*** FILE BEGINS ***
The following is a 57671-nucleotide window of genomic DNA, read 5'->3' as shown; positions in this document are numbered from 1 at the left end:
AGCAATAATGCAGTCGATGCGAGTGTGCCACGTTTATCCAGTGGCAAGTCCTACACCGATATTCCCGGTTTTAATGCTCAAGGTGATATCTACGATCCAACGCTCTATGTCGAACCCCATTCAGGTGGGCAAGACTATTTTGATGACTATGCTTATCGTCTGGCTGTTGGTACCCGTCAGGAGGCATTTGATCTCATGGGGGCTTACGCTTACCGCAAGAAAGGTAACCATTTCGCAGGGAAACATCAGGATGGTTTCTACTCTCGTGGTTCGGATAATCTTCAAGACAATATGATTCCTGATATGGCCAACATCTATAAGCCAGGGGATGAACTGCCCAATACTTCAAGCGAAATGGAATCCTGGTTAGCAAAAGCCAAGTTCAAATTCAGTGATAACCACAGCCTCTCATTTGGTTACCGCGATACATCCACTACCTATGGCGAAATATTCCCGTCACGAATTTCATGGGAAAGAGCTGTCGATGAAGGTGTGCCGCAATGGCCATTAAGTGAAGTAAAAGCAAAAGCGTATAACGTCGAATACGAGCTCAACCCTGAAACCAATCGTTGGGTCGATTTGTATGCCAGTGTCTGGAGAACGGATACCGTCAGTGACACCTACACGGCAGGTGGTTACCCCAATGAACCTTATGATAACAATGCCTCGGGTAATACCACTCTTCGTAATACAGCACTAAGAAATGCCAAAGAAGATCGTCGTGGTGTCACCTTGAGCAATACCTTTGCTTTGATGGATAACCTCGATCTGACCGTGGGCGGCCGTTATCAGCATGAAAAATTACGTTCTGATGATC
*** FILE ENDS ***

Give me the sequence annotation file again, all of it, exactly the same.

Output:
The following is a 57671-nucleotide window of genomic DNA, read 5'->3' as shown; positions in this document are numbered from 1 at the left end:
AGCAATAATGCAGTCGATGCGAGTGTGCCACGTTTATCCAGTGGCAAGTCCTACACCGATATTCCCGGTTTTAATGCTCAAGGTGATATCTACGATCCAACGCTCTATGTCGAACCCCATTCAGGTGGGCAAGACTATTTTGATGACTATGCTTATCGTCTGGCTGTTGGTACCCGTCAGGAGGCATTTGATCTCATGGGGGCTTACGCTTACCGCAAGAAAGGTAACCATTTCGCAGGGAAACATCAGGATGGTTTCTACTCTCGTGGTTCGGATAATCTTCAAGACAATATGATTCCTGATATGGCCAACATCTATAAGCCAGGGGATGAACTGCCCAATACTTCAAGCGAAATGGAATCCTGGTTAGCAAAAGCCAAGTTCAAATTCAGTGATAACCACAGCCTCTCATTTGGTTACCGCGATACATCCACTACCTATGGCGAAATATTCCCGTCACGAATTTCATGGGAAAGAGCTGTCGATGAAGGTGTGCCGCAATGGCCATTAAGTGAAGTAAAAGCAAAAGCGTATAACGTCGAATACGAGCTCAACCCTGAAACCAATCGTTGGGTCGATTTGTATGCCAGTGTCTGGAGAACGGATACCGTCAGTGACACCTACACGGCAGGTGGTTACCCCAATGAACCTTATGATAACAATGCCTCGGGTAATACCACTCTTCGTAATACAGCACTAAGAAATGCCAAAGAAGATCGTCGTGGTGTCACCTTGAGCAATACCTTTGCTTTGATGGATAACCTCGATCTGACCGTGGGCGGCCGTTATCAGCATGAAAAATTACGTTCTGATGATC